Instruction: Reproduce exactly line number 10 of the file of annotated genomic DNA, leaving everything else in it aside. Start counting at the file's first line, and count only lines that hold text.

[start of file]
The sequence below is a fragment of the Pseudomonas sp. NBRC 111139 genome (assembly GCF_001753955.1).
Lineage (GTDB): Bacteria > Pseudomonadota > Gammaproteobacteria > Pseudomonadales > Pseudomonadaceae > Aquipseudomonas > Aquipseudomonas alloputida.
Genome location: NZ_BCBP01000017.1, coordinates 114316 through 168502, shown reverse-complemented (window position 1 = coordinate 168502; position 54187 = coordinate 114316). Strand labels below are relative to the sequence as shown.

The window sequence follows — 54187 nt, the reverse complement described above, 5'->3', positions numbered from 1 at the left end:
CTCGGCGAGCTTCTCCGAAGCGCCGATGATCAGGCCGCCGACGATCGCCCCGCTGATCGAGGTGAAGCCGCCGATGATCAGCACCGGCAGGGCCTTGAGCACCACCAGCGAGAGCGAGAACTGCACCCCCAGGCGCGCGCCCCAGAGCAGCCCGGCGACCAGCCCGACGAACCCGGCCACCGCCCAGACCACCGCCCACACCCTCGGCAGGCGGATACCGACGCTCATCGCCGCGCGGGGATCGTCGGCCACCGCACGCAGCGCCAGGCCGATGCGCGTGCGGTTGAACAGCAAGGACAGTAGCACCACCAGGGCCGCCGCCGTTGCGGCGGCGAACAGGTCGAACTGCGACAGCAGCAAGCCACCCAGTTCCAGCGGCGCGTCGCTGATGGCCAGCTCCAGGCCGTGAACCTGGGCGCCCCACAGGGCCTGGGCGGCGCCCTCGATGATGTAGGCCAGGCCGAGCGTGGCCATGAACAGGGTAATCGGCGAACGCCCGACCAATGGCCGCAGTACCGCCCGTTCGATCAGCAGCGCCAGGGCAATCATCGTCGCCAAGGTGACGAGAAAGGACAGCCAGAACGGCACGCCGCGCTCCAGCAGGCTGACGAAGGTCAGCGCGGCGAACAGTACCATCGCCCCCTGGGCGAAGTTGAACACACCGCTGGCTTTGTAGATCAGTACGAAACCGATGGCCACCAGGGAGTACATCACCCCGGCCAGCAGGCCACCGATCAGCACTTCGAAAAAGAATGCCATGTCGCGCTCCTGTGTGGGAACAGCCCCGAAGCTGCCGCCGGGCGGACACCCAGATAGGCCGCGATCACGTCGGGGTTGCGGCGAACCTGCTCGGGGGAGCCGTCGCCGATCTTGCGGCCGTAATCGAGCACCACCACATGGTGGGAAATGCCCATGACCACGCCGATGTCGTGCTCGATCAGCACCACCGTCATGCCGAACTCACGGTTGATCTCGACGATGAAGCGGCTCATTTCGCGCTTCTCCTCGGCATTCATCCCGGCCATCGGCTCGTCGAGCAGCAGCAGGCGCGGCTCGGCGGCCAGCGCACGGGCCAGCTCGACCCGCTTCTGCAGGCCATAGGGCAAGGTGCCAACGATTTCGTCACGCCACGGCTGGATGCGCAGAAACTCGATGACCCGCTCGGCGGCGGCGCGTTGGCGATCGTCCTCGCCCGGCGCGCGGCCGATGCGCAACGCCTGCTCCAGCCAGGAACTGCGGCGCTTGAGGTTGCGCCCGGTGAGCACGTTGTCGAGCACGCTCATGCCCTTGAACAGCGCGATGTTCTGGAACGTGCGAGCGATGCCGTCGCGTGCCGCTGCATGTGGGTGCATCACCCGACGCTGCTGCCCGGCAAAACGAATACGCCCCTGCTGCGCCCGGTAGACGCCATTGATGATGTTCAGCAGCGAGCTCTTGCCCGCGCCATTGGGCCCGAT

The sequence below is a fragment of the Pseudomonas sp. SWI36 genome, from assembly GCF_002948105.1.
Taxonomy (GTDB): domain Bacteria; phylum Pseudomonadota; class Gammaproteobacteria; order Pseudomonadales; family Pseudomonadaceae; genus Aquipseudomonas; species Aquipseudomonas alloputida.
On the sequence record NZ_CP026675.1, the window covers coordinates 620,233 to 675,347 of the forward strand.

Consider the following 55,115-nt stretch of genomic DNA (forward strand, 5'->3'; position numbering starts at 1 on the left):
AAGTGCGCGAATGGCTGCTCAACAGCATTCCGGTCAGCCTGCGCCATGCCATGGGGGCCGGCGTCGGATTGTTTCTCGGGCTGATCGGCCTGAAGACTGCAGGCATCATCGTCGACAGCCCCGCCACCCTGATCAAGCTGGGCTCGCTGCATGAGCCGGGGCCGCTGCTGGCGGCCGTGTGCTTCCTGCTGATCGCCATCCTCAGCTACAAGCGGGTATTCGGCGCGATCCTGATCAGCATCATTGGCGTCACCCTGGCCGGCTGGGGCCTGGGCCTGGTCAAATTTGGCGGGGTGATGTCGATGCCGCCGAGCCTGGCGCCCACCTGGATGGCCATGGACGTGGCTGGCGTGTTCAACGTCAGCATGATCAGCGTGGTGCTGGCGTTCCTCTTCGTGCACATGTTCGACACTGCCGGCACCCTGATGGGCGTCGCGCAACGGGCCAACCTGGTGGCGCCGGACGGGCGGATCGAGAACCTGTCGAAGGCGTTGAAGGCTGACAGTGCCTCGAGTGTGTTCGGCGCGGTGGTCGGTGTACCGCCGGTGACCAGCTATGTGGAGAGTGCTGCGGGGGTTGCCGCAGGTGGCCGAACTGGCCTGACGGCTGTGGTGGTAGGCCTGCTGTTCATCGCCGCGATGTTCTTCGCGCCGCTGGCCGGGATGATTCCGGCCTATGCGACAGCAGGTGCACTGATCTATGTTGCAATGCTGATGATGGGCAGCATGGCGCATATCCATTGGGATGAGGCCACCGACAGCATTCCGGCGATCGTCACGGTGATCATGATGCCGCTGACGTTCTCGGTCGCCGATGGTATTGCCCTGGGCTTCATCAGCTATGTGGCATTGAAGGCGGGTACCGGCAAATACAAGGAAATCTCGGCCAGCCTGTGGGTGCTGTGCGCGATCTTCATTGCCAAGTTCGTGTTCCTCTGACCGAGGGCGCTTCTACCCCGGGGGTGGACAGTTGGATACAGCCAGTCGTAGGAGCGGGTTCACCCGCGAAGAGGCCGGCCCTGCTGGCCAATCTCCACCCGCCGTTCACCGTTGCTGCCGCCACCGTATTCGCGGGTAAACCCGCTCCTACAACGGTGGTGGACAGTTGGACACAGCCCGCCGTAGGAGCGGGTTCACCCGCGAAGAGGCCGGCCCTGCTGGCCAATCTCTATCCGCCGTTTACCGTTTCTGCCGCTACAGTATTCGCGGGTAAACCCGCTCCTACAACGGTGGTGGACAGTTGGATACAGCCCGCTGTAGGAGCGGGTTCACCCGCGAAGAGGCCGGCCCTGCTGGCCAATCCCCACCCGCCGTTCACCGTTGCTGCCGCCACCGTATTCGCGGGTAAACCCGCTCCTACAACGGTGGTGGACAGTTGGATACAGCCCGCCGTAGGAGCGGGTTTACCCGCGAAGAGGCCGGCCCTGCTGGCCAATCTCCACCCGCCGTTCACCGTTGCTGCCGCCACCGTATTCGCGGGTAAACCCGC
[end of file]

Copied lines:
AAGTGCGCGAATGGCTGCTCAACAGCATTCCGGTCAGCCTGCGCCATGCCATGGGGGCCGGCGTCGGATTGTTTCTCGGGCTGATCGGCCTGAAGACTGCAGGCATCATCGTCGACAGCCCCGCCACCCTGATCAAGCTGGGCTCGCTGCATGAGCCGGGGCCGCTGCTGGCGGCCGTGTGCTTCCTGCTGATCGCCATCCTCAGCTACAAGCGGGTATTCGGCGCGATCCTGATCAGCATCATTGGCGTCACCCTGGCCGGCTGGGGCCTGGGCCTGGTCAAATTTGGCGGGGTGATGTCGATGCCGCCGAGCCTGGCGCCCACCTGGATGGCCATGGACGTGGCTGGCGTGTTCAACGTCAGCATGATCAGCGTGGTGCTGGCGTTCCTCTTCGTGCACATGTTCGACACTGCCGGCACCCTGATGGGCGTCGCGCAACGGGCCAACCTGGTGGCGCCGGACGGGCGGATCGAGAACCTGTCGAAGGCGTTGAAGGCTGACAGTGCCTCGAGTGTGTTCGGCGCGGTGGTCGGTGTACCGCCGGTGACCAGCTATGTGGAGAGTGCTGCGGGGGTTGCCGCAGGTGGCCGAACTGGCCTGACGGCTGTGGTGGTAGGCCTGCTGTTCATCGCCGCGATGTTCTTCGCGCCGCTGGCCGGGATGATTCCGGCCTATGCGACAGCAGGTGCACTGATCTATGTTGCAATGCTGATGATGGGCAGCATGGCGCATATCCATTGGGATGAGGCCACCGACAGCATTCCGGCGATCGTCACGGTGATCATGATGCCGCTGACGTTCTCGGTCGCCGATGGTATTGCCCTGGGCTTCATCAGCTATGTGGCATTGAAGGCGGGTACCGGCAAATACAAGGAAATCTCGGCCAGCCTGTGGGTGCTGTGCGCGATCTTCATTGCCAAGTTCGTGTTCCTCTGACCGAGGGCGCTTCTACCCCGGGGGTGGACAGTTGGATACAGCCAGTCGTAGGAGCGGGTTCACCCGCGAAGAGGCCGGCCCTGCTGGCCAATCTCCACCCGCCGTTCACCGTTGCTGCCGCCACCGTATTCGCGGGTAAACCCGCTCCTACAACGGTGGTGGACAGTTGGACACAGCCCGCCGTAGGAGCGGGTTCACCCGCGAAGAGGCCGGCCCTGCTGGCCAATCTCTATCCGCCGTTTACCGTTTCTGCCGCTACAGTATTCGCGGGTAAACCCGCTCCTACAACGGTGGTGGACAGTTGGATACAGCCCGCTGTAGGAGCGGGTTCACCCGCGAAGAGGCCGGCCCTGCTGGCCAATCCCCACCCGCCGTTCACCGTTGCTGCCGCCACCGTATTCGCGGGTAAACCCGCTCCTACAACGGTGGTGGACAGTTGGATACAGCCCGCCGTAGGAGCGGGTTTACCCGCGAAGAGGCCGGCCCTGCTGGCCAATCTCCACCCGCCGTTCACCGTTGCTGCCGCCACCGTATTCGCGGGTAAACCCGC